“They were trying to cover all the deep stuff, so we just hit everything intermediate,” said Wilson, the first QB in NFL history to have a winning season in each of his first nine years. “That’s what we can do. We can do it all. We can hit the short stuff, we can hit the intermediate game, the long game.”
The coaches had to persuade him about the shorter part. As a result, Wilson had a big four-touchdown night (Metcalf, Moore, Will Dissly, Freddie Swain) that required only 206 yards, and allowed him to do it with a tidy 27 passes, 21 complete, with a passer rating of 122.6. He had his first sackless game of the season, and his 36 touchdowns are a franchise record, with three games to go.
“It’s not Russell throwing the ball quicker; it’s what we’re asking him to do,” Carroll said. “There’s a lot more quick game involved, for the ball to get out right now. But Russ can do everything. So, it’s not that we finally told him how to get the ball out. It’s play selection, style and stuff that fits the game plan, and worked out great.”
Second, the defense.
Much was made, rightly, of Adams breaking the NFL record for sacks by a defensive back. His total of 8.5 has come in nine healthy games, a feat remarkable enough that he was in the locker room bestowed a game ball, a Carroll rarity for an active player.
“It was a unique time,” Carroll said. “I thought when the all-time record was set today, that’s big time.
“What a fantastic football player. He’s just an incredible player. There is a little emotional side of it, too, because it’s against the team he played for.”
.@ccarson_32 leaps his way into the end zone for six! 🔥
Q2: SEA 23, NYJ 3
— Seattle Seahawks (@Seahawks) December 13, 2020
Apart from the milestone, the bigger story was holding the Jets to 69 rushing yards on 23 carries, meaning they were one-dimensional. And when that dimension is Sam Darnold, it’s more like a half-dimension.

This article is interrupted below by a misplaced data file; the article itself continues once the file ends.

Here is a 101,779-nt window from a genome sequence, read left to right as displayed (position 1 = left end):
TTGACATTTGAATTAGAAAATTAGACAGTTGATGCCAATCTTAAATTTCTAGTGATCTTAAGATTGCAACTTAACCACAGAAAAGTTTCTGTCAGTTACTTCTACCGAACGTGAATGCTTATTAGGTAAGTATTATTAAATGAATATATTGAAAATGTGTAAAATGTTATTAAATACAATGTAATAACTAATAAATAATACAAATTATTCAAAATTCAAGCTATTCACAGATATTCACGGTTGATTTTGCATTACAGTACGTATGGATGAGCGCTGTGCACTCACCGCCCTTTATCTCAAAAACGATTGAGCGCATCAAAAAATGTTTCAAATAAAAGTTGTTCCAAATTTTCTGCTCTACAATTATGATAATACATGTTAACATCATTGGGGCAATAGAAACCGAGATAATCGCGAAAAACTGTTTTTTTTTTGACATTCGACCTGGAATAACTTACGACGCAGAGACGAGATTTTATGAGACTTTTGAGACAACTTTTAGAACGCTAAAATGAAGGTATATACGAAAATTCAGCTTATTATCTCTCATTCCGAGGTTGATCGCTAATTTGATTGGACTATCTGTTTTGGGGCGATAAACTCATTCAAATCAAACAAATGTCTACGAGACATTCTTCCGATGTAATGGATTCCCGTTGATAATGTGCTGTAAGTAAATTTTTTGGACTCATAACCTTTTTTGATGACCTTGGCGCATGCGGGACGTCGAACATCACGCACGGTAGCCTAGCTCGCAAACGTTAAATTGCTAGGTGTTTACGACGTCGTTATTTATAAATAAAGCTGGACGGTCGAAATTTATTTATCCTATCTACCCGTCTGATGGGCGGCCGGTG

Behind a beat-up line, the former USC star was 14 of 26 for 132 yards and a non-factor. He was sacked three times — the Adams record-breaker was a minus-one run out of bounds that left him unaware — giving the Seahawks 27 in the past seven games. And top line rusher Carlos Dunlap sat out with a sore foot.
The renewals of the credibility of Wilson (abetted by Seattle’s 174 yards rushing) and the defense came at the expense of the worst team in football. That was of no concern to Carroll.
“If you play a team that’s struggling, you should beat them handily,” he said. “We were able to do that today, and that’s a statement about everybody (being) connected. I’m really pleased to get that done. Will we do it again? I don’t know. We’re playing good defense, though, and roaring.”
As Seahawks fans know, that’s a big deal to Carroll. As was the achievement of his ninth consecutive winning season — in a game in which the Seahawks had a season high in points, a season low in points given up, and the biggest margin of victory since 2012.
“There’s nothing I love more than consistently being on it,” he said. “To me, that’s where I take the most pride in my work, that we can show that we can come back year after year after year and do good stuff. So, that’s a good marker.”
And he did it against the Jets, the team that fired him after one season as head coach. Someone give the man a game ball.